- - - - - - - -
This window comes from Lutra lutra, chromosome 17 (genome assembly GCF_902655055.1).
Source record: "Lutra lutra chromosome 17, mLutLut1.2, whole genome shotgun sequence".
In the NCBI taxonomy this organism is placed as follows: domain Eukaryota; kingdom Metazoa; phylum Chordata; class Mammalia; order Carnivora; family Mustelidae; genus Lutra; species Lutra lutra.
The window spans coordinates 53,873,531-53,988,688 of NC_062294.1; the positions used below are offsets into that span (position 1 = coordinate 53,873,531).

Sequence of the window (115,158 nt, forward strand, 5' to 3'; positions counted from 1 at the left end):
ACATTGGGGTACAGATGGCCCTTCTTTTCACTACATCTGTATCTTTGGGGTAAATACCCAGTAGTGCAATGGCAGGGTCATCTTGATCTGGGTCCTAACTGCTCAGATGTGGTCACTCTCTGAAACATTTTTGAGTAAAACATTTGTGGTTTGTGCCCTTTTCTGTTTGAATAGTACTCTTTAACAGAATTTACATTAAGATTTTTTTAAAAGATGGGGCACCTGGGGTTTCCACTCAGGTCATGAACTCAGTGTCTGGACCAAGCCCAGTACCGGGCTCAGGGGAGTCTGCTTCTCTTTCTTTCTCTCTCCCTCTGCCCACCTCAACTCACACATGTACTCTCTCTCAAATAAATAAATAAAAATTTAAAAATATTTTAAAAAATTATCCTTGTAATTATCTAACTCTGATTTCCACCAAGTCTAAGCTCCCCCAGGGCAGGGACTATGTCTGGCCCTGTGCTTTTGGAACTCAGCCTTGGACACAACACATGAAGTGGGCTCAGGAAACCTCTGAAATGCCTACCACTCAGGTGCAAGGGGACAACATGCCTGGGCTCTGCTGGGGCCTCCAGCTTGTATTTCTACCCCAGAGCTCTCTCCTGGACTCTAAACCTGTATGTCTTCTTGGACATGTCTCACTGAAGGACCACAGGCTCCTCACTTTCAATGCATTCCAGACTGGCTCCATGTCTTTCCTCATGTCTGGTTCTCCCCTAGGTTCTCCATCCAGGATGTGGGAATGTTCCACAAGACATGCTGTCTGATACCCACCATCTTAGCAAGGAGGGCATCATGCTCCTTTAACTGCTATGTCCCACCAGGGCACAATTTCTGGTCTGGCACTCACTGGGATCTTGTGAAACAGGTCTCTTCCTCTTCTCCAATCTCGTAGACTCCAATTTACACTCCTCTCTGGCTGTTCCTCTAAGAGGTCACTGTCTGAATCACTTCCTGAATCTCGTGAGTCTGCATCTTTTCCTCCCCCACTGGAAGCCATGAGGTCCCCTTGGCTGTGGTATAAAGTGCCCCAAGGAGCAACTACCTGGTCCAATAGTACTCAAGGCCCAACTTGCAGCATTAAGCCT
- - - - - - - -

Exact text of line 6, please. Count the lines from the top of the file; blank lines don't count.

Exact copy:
ACATTGGGGTACAGATGGCCCTTCTTTTCACTACATCTGTATCTTTGGGGTAAATACCCAGTAGTGCAATGGCAGGGTCATCTTGATCTGGGTCCTAACTGCTCAGATGTGGTCACTCTCTGAAACATTTTTGAGTAAAACATTTGTGGTTTGTGCCCTTTTCTGTTTGAATAGTACTCTTTAACAGAATTTACATTAAGATTTTTTTAAAAGATGGGGCACCTGGGGTTTCCACTCAGGTCATGAACTCAGTGTCTGGACCAAGCCCAGTACCGGGCTCAGGGGAGTCTGCTTCTCTTTCTTTCTCTCTCCCTCTGCCCACCTCAACTCACACATGTACTCTCTCTCAAATAAATAAATAAAAATTTAAAAATATTTTAAAAAATTATCCTTGTAATTATCTAACTCTGATTTCCACCAAGTCTAAGCTCCCCCAGGGCAGGGACTATGTCTGGCCCTGTGCTTTTGGAACTCAGCCTTGGACACAACACATGAAGTGGGCTCAGGAAACCTCTGAAATGCCTACCACTCAGGTGCAAGGGGACAACATGCCTGGGCTCTGCTGGGGCCTCCAGCTTGTATTTCTACCCCAGAGCTCTCTCCTGGACTCTAAACCTGTATGTCTTCTTGGACATGTCTCACTGAAGGACCACAGGCTCCTCACTTTCAATGCATTCCAGACTGGCTCCATGTCTTTCCTCATGTCTGGTTCTCCCCTAGGTTCTCCATCCAGGATGTGGGAATGTTCCACAAGACATGCTGTCTGATACCCACCATCTTAGCAAGGAGGGCATCATGCTCCTTTAACTGCTATGTCCCACCAGGGCACAATTTCTGGTCTGGCACTCACTGGGATCTTGTGAAACAGGTCTCTTCCTCTTCTCCAATCTCGTAGACTCCAATTTACACTCCTCTCTGGCTGTTCCTCTAAGAGGTCACTGTCTGAATCACTTCCTGAATCTCGTGAGTCTGCATCTTTTCCTCCCCCACTGGAAGCCATGAGGTCCCCTTGGCTGTGGTATAAAGTGCCCCAAGGAGCAACTACCTGGTCCAATAGTACTCAAGGCCCAACTTGCAGCATTAAGCCT